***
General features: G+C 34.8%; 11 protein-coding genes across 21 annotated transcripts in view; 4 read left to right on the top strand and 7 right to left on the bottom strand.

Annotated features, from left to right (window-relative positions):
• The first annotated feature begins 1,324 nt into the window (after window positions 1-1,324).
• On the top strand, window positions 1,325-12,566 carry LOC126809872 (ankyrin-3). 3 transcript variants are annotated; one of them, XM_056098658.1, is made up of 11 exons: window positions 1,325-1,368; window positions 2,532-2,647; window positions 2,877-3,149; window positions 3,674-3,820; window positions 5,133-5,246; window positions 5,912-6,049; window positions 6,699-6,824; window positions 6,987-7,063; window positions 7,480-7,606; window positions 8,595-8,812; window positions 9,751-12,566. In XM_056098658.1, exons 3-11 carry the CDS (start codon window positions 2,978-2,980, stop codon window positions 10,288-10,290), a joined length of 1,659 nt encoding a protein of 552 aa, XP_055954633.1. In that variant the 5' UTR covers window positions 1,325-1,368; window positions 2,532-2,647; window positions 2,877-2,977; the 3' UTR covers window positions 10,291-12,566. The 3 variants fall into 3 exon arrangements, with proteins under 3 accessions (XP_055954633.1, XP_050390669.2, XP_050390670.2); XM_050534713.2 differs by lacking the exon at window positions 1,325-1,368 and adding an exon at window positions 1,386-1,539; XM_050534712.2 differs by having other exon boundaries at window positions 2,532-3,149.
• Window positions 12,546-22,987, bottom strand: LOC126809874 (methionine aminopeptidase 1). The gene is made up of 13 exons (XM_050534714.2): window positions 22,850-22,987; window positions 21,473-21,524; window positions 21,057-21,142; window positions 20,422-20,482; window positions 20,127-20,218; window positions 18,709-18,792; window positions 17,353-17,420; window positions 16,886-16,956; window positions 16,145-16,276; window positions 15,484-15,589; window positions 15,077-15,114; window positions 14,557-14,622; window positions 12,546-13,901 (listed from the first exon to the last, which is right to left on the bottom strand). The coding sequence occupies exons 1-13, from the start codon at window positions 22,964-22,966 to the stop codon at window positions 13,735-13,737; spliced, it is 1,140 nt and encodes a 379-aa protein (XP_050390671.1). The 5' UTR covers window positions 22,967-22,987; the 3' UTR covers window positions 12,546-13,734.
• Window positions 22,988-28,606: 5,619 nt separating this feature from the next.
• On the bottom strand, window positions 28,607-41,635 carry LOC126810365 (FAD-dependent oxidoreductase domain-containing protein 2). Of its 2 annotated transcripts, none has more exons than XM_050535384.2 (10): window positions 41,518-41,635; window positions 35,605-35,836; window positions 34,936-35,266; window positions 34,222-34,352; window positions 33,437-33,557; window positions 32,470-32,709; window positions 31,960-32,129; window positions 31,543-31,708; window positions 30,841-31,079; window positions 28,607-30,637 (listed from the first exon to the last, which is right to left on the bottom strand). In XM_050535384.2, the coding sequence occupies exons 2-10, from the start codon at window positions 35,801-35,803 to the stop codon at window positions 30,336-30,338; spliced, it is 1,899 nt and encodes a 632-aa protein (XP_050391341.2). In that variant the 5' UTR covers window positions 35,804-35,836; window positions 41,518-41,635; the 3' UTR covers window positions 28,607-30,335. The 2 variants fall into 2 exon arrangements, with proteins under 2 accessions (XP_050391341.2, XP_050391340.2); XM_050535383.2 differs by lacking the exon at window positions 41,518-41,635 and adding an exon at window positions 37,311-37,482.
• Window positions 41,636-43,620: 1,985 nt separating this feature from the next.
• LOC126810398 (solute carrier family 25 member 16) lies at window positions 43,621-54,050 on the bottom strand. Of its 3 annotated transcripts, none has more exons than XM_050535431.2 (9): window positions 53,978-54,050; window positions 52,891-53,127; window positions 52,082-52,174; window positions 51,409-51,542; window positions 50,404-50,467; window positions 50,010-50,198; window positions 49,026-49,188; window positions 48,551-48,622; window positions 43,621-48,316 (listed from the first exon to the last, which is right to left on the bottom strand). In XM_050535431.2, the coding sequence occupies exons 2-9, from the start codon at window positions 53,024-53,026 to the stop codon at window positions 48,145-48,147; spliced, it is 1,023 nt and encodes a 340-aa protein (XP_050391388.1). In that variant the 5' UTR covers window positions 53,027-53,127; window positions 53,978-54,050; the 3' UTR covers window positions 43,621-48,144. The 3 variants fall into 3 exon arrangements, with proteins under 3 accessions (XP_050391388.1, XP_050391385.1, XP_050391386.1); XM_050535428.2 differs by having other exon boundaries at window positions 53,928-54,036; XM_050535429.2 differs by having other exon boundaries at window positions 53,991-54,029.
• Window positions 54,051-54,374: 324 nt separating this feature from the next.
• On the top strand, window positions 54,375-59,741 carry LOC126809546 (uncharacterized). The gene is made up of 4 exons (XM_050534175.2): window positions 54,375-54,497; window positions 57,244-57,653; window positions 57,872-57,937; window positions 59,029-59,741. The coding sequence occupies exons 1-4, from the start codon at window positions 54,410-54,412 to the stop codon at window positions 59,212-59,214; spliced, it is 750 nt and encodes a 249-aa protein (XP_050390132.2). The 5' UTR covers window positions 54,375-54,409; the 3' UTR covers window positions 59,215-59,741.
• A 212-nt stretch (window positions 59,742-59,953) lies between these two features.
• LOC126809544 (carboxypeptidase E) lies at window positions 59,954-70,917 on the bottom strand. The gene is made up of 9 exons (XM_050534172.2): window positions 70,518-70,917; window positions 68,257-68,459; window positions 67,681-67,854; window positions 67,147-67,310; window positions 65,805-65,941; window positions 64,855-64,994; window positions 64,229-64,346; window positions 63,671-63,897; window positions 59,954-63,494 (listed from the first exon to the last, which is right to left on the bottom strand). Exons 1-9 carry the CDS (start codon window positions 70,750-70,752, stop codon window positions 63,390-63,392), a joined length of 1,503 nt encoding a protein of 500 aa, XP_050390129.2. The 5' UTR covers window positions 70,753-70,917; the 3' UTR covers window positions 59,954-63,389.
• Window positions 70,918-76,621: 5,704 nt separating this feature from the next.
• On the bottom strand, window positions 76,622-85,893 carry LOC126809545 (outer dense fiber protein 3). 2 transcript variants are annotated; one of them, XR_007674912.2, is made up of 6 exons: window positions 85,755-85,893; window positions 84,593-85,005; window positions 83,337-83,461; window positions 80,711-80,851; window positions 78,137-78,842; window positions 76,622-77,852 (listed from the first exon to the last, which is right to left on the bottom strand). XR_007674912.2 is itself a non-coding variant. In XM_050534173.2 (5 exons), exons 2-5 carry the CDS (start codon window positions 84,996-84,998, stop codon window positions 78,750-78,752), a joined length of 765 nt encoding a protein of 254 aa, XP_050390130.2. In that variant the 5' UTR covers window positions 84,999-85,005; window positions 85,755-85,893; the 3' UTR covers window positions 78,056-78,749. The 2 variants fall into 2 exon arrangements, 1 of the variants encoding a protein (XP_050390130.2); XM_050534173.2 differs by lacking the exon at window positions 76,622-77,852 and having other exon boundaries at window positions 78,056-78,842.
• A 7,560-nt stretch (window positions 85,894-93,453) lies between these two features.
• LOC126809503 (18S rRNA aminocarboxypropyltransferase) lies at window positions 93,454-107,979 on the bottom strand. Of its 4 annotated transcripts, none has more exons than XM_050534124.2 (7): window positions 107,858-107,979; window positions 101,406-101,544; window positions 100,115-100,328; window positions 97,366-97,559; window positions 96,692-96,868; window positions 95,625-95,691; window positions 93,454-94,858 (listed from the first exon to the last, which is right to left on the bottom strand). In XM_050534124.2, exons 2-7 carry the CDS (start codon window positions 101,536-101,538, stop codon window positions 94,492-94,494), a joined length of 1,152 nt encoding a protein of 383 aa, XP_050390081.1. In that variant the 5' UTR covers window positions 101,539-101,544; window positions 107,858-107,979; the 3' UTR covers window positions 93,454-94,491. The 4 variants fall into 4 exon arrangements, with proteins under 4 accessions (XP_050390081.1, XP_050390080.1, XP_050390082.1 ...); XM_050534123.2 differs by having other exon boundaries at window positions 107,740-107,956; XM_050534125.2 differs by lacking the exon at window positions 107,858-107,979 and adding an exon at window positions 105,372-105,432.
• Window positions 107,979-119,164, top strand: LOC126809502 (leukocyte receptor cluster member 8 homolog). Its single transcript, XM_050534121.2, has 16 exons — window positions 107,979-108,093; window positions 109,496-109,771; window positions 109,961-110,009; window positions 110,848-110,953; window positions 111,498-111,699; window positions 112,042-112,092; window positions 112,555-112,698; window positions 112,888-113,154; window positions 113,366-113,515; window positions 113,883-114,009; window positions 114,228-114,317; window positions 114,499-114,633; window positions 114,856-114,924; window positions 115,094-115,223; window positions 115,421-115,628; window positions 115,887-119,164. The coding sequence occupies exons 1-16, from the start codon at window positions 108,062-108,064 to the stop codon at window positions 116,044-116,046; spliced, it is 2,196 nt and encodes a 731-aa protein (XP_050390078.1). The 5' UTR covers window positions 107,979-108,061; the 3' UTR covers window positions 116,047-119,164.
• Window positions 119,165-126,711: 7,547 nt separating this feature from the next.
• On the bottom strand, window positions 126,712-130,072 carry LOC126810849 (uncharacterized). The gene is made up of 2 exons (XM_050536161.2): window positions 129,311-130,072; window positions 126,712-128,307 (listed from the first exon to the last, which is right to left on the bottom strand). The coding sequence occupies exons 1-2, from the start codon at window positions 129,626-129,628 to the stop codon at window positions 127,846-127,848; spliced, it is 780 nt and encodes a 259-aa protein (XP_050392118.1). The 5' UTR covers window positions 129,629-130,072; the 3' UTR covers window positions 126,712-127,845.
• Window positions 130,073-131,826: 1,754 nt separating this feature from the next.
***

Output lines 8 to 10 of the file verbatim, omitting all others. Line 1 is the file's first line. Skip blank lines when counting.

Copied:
• Window positions 41,636-43,620: 1,985 nt separating this feature from the next.
• LOC126810398 (solute carrier family 25 member 16) lies at window positions 43,621-54,050 on the bottom strand. Of its 3 annotated transcripts, none has more exons than XM_050535431.2 (9): window positions 53,978-54,050; window positions 52,891-53,127; window positions 52,082-52,174; window positions 51,409-51,542; window positions 50,404-50,467; window positions 50,010-50,198; window positions 49,026-49,188; window positions 48,551-48,622; window positions 43,621-48,316 (listed from the first exon to the last, which is right to left on the bottom strand). In XM_050535431.2, the coding sequence occupies exons 2-9, from the start codon at window positions 53,024-53,026 to the stop codon at window positions 48,145-48,147; spliced, it is 1,023 nt and encodes a 340-aa protein (XP_050391388.1). In that variant the 5' UTR covers window positions 53,027-53,127; window positions 53,978-54,050; the 3' UTR covers window positions 43,621-48,144. The 3 variants fall into 3 exon arrangements, with proteins under 3 accessions (XP_050391388.1, XP_050391385.1, XP_050391386.1); XM_050535428.2 differs by having other exon boundaries at window positions 53,928-54,036; XM_050535429.2 differs by having other exon boundaries at window positions 53,991-54,029.
• Window positions 54,051-54,374: 324 nt separating this feature from the next.